History during WWII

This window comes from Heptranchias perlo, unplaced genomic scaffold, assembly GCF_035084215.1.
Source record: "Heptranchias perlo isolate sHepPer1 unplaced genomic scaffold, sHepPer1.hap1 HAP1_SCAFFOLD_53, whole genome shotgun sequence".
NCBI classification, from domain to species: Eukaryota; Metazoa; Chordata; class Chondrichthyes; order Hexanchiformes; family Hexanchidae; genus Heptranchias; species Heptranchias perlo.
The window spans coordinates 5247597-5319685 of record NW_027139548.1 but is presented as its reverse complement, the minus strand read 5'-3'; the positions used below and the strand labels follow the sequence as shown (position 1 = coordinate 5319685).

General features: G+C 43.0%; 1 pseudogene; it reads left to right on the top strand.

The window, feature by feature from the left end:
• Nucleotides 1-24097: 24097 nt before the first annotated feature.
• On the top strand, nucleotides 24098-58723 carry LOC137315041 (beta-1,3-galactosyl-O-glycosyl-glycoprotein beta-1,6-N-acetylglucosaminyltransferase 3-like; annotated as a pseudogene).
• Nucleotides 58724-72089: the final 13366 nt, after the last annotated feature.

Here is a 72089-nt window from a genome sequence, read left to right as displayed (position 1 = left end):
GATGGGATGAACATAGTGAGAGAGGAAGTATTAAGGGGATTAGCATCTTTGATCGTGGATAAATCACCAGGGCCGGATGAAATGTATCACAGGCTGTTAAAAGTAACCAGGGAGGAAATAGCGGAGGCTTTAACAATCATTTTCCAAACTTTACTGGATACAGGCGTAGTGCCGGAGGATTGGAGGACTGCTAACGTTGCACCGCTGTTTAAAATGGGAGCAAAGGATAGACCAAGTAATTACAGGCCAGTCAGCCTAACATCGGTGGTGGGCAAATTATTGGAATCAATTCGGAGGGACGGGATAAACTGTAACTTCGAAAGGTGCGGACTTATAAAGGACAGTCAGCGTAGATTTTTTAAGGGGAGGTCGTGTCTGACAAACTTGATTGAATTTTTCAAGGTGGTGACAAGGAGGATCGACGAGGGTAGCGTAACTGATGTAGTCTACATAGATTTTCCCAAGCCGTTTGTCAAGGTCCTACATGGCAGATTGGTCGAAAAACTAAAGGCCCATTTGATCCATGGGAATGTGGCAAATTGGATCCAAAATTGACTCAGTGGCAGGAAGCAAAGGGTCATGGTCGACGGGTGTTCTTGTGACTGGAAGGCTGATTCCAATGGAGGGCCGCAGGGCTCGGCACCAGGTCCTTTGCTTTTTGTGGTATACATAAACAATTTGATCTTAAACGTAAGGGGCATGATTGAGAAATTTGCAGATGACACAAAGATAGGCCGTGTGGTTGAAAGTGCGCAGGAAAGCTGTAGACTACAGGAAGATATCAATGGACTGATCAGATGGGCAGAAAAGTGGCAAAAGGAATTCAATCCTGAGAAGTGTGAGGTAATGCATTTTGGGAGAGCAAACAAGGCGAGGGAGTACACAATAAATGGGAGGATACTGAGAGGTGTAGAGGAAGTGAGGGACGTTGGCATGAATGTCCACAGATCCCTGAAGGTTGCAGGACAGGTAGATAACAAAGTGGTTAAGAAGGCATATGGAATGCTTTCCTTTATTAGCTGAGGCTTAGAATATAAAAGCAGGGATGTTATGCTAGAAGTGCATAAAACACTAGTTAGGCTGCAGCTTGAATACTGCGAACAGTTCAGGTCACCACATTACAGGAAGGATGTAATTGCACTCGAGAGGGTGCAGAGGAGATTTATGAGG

World War II brought not only defeat for the German nation, but also guilt. The country was divided: West Germany was controlled by the republics of France, Britain, and the United States, and East Germany became a communist state. The Nuremberg trials took place to judge the Nazi criminals. This was part of the de-Nazification process of Germany, designed to remove any remaining Nazis from influential positions of power and leadership. Many Germans found it difficult to cope with their guilt for the recent actions of the Third Reich, and it was difficult for them to begin to rebuild their country. Germany was in ruins from bombings. A large portion of the population had been killed in the past decade, either due to participation in the military or persecution by the Nazis. Many survivors returned to find either their homes or families to be gone. Refugees wandered about the country. Inflation was inevitable, substantially due to war reparations, and the standard of living dramatically decreased, as it was difficult to find the necessary food, shelter, and clothing. These factors led to the creation of a black market system in which bartering was the only way to obtain goods. Members of the war generation began to suppress their memories of the recent past and concentrate all of their efforts to economic success, bringing about the "Economic Miracle." However, Germany, at the time, was basically devoid of emotion. Nevertheless, despite all of the hardships, a small group of directors, writers, and actors surfaced, determined to make sense of their past. Thus, a new era of German film was born, giving rise to a myriad of films in which the nation attempted to cope with its recent past.